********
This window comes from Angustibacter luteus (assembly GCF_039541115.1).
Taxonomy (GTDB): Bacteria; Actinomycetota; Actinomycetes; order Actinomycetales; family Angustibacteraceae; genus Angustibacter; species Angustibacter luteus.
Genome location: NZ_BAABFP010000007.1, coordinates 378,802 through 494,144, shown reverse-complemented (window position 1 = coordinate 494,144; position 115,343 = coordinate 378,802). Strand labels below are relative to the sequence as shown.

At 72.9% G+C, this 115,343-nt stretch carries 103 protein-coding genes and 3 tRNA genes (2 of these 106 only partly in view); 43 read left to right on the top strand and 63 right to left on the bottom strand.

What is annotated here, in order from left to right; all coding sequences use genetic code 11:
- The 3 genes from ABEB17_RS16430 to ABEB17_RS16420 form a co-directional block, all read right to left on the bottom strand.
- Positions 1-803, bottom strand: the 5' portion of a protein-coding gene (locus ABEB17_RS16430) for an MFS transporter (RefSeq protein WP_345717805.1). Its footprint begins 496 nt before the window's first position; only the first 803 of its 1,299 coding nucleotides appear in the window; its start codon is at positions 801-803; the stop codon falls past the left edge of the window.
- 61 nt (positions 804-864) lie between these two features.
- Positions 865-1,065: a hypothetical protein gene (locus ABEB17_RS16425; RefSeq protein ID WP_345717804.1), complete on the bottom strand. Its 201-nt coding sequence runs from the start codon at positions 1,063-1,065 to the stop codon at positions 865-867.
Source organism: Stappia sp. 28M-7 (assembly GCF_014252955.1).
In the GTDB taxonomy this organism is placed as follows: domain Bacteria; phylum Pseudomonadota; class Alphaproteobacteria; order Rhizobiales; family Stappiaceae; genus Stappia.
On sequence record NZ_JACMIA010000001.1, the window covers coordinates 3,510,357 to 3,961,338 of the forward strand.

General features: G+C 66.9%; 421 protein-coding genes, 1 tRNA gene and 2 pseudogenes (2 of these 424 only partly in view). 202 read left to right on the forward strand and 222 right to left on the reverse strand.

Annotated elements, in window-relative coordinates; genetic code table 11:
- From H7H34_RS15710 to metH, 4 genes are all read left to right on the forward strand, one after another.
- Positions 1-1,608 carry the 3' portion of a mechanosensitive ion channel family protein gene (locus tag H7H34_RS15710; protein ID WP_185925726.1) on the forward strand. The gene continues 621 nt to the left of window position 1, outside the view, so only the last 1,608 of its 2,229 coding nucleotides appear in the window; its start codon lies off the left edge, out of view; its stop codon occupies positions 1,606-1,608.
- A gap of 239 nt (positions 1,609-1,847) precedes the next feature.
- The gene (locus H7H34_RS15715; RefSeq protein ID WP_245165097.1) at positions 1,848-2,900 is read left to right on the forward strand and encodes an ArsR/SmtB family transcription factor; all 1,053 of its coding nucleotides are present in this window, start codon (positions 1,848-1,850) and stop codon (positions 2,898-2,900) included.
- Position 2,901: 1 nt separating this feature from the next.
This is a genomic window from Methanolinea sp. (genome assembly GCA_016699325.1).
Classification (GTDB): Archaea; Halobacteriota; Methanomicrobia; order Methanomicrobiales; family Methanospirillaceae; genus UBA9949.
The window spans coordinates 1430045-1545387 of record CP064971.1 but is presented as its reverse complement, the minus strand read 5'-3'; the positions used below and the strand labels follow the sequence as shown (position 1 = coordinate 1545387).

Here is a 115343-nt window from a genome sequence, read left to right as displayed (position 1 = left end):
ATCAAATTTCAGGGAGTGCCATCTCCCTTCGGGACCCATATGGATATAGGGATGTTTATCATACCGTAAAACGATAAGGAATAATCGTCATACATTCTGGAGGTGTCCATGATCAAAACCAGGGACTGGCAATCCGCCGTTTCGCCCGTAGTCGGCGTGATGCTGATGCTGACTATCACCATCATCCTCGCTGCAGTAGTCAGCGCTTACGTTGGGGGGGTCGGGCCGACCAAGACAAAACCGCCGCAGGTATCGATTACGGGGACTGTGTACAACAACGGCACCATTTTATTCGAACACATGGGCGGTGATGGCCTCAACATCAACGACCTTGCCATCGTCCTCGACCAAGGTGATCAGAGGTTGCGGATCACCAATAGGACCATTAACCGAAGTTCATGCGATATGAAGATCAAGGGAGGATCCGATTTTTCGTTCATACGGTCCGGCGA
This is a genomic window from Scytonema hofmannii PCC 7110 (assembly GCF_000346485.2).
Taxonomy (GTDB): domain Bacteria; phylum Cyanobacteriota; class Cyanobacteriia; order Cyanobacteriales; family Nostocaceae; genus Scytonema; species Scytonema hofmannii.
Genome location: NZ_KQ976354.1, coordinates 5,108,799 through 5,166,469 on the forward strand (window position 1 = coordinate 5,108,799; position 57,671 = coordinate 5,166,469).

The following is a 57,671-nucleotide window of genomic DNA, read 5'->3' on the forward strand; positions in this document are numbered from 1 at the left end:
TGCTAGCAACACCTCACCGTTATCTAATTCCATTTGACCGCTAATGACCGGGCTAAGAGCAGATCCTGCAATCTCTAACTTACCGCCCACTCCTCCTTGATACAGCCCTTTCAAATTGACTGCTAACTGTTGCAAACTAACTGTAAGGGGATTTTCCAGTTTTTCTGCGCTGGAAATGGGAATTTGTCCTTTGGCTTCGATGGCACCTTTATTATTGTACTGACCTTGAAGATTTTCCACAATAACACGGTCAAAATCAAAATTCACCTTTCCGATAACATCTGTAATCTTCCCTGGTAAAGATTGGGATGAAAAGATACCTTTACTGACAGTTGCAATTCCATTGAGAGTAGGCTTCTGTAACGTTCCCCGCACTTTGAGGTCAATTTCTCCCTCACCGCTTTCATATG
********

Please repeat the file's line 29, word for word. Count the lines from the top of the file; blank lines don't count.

TGCTAGCAACACCTCACCGTTATCTAATTCCATTTGACCGCTAATGACCGGGCTAAGAGCAGATCCTGCAATCTCTAACTTACCGCCCACTCCTCCTTGATACAGCCCTTTCAAATTGACTGCTAACTGTTGCAAACTAACTGTAAGGGGATTTTCCAGTTTTTCTGCGCTGGAAATGGGAATTTGTCCTTTGGCTTCGATGGCACCTTTATTATTGTACTGACCTTGAAGATTTTCCACAATAACACGGTCAAAATCAAAATTCACCTTTCCGATAACATCTGTAATCTTCCCTGGTAAAGATTGGGATGAAAAGATACCTTTACTGACAGTTGCAATTCCATTGAGAGTAGGCTTCTGTAACGTTCCCCGCACTTTGAGGTCAATTTCTCCCTCACCGCTTTCATATG